3. If we know, for certain, that the charges alleged against us are bogus, false and not based upon lawful position of substance, then, we attempt to resolve the issue with the motions discussed in this paragraph. Whether the matter before the court is civil or criminal, the opposing party, by and through its attorney, is required to verify that all information he presents to the court is true and correct to the best of his knowledge and ability, and/or that the charges filed are supported by oath or affirmation that they are valid. With these positions in mind, knowing that the charges and complaints alleged against us are fraudulent and bogus, and further knowing that the opposing attorneys have not verified the charges or affirmed them by oath, we make the following verbal motion to the judge: “Sir, I move to dismiss all charges and this case, with prejudice, since the charges and claims alleged against me are fraudulent and bogus, without lawful merit.”
If the opposing attorney has read our entire case file, which consists of the presumptive letter(s), affidavit(s), the affidavit(s) filed on the public record, and the motions and challenges filed with the court, then, he should realize that Constitutionally, lawfully and legally we have fully established and proven our positions, while his positions are, at best, entirely weak and without lawful merit. Further, if he truly understands that, from a lawful and legal position, he has not met his requirements to verify the charges, and/or to present only truthful information to the court, then, he may realize that he has not established his lawful positions, and in fact, has no valid, lawful case against us. In such a situation, he would likely remain silent and let the judge rule on our verbal motion to dismiss.
However, if the opposing attorney cannot comprehend the legal jeopardy regarding his positions, and if he displays the usual arrogance and stupidity that most of these attorneys demonstrate, he will object. If this were to occur, then, we say the following to the judge:“Sir, based upon opposing counsel’s objection, I move the court to require him to verify the charges and claims alleged against me, as valid, in compliance with all lawful and Constitutional requirements, specific to the Bill of Rights, by means of his own sworn, notarized affidavit so attesting, under the pains and penalties of perjury under the laws of the United States of America and of this state.”
The presiding judge has already affirmed, on the record, that he and the opposing counsel have taken oaths and must abide by those oaths in the performance of their official duties. Any competent, aware judge fully realizes that the opposing attorney has not met his lawful requirements to verify the charges and claims alleged against us or to authenticate his representations to the court. By this time, the opposing counsel should also be aware of this. In order to abide by due process of law and within the Constitutional mandates imposed upon the judge by his oath, he and the court lack lawful authority to hear, entertain, adjudicate and rule on false, bogus, unsupported charges. The opposing counsel should now realize that he has no valid, lawful authority to file such charges with the court and expect the court to rule upon them. Both the judge and the opposing counsel are lawfully and Constitutionally defective, if they proceed in this matter, and both of them, by now, should know it.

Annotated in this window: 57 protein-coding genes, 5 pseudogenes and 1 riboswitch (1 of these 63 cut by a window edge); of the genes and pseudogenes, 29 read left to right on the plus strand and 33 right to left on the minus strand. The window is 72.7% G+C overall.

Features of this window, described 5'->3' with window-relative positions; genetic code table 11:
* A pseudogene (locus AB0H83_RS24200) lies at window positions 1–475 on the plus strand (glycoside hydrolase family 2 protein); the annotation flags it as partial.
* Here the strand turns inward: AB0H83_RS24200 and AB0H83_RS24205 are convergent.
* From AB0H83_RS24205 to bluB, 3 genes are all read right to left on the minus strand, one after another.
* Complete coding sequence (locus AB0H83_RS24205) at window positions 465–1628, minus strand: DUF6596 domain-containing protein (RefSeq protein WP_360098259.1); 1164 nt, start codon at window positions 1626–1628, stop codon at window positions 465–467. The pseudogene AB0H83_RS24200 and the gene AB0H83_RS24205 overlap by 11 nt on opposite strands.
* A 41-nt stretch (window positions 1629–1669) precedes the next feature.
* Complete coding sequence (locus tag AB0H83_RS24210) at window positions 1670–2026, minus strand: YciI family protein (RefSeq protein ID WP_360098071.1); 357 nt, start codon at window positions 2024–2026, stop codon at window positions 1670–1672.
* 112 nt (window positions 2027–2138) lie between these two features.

The judge will not require the opposing attorney to execute the affidavit, and the attorney would be entirely reluctant, if the judge were to so require. Both of them are caught in a no-win situation. In such circumstances, there is usually a conference called amongst the parties and the judge, and the case is quickly dismissed.
4. This court abides by all the powers of and Rights guaranteed to American Citizens in the federal and state Constitutions, including due process of law. Is that correct?
Note: A “no” answer carries the same conditions as above. A “yes” answer is in compliance with Constitutional requirements for American Citizens and is consistent with the “yes” answer to #1 above. Again, if we are fully aware of our Rights and the conditions underlying the affirmative answer, we will prevail. Remember: We bind the judge by his answer.
5. I am entitled to and guaranteed a fair and impartial trial presided over by a fair, unbiased and impartial judge, in a court of record, before and decided by a well-informed jury of my peers. Is that correct?
Note: A “no” answer is consistent with conditions stated above. A “yes” answer confirms the conditions of the statement, including: (1) Right to a fair and impartial trial; (2) unbiased and impartial judge; (3) a jury of my peers; (4) which jury decides guilt or innocence.
6. I am presumed innocent of all aspects of the alleged charges, presumptions and assumptions in, by and of this court, unless proven guilty by a well-informed jury of my peers, beyond a reasonable doubt, based solely on verified evidence and proof. Is that correct?